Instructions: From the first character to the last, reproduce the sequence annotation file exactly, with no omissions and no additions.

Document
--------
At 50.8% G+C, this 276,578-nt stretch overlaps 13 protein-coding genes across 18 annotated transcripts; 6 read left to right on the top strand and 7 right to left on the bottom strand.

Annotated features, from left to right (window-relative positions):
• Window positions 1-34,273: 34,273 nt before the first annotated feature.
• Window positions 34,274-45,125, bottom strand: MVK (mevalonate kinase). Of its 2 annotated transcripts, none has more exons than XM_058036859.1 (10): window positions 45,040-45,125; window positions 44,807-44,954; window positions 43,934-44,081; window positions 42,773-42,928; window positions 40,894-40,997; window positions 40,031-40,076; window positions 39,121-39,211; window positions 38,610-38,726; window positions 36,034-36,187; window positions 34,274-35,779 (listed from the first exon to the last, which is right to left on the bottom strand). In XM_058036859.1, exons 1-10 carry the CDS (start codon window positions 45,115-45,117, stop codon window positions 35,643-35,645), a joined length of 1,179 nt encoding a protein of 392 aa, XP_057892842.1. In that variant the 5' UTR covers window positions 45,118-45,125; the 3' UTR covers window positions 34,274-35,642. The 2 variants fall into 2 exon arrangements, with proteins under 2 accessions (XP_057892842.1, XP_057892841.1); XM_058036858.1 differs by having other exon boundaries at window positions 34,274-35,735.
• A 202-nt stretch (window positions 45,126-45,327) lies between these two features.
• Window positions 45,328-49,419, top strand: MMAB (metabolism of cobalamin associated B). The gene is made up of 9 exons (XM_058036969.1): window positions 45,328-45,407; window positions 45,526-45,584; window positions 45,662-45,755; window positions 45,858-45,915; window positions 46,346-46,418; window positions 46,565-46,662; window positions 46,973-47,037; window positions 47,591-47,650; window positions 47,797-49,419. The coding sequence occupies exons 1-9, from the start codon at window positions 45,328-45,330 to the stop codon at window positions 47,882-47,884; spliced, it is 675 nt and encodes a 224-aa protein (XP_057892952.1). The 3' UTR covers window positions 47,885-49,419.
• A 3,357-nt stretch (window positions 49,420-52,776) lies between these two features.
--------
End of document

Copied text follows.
At 50.8% G+C, this 276,578-nt stretch overlaps 13 protein-coding genes across 18 annotated transcripts; 6 read left to right on the top strand and 7 right to left on the bottom strand.

Annotated features, from left to right (window-relative positions):
• Window positions 1-34,273: 34,273 nt before the first annotated feature.
• Window positions 34,274-45,125, bottom strand: MVK (mevalonate kinase). Of its 2 annotated transcripts, none has more exons than XM_058036859.1 (10): window positions 45,040-45,125; window positions 44,807-44,954; window positions 43,934-44,081; window positions 42,773-42,928; window positions 40,894-40,997; window positions 40,031-40,076; window positions 39,121-39,211; window positions 38,610-38,726; window positions 36,034-36,187; window positions 34,274-35,779 (listed from the first exon to the last, which is right to left on the bottom strand). In XM_058036859.1, exons 1-10 carry the CDS (start codon window positions 45,115-45,117, stop codon window positions 35,643-35,645), a joined length of 1,179 nt encoding a protein of 392 aa, XP_057892842.1. In that variant the 5' UTR covers window positions 45,118-45,125; the 3' UTR covers window positions 34,274-35,642. The 2 variants fall into 2 exon arrangements, with proteins under 2 accessions (XP_057892842.1, XP_057892841.1); XM_058036858.1 differs by having other exon boundaries at window positions 34,274-35,735.
• A 202-nt stretch (window positions 45,126-45,327) lies between these two features.
• Window positions 45,328-49,419, top strand: MMAB (metabolism of cobalamin associated B). The gene is made up of 9 exons (XM_058036969.1): window positions 45,328-45,407; window positions 45,526-45,584; window positions 45,662-45,755; window positions 45,858-45,915; window positions 46,346-46,418; window positions 46,565-46,662; window positions 46,973-47,037; window positions 47,591-47,650; window positions 47,797-49,419. The coding sequence occupies exons 1-9, from the start codon at window positions 45,328-45,330 to the stop codon at window positions 47,882-47,884; spliced, it is 675 nt and encodes a 224-aa protein (XP_057892952.1). The 3' UTR covers window positions 47,885-49,419.
• A 3,357-nt stretch (window positions 49,420-52,776) lies between these two features.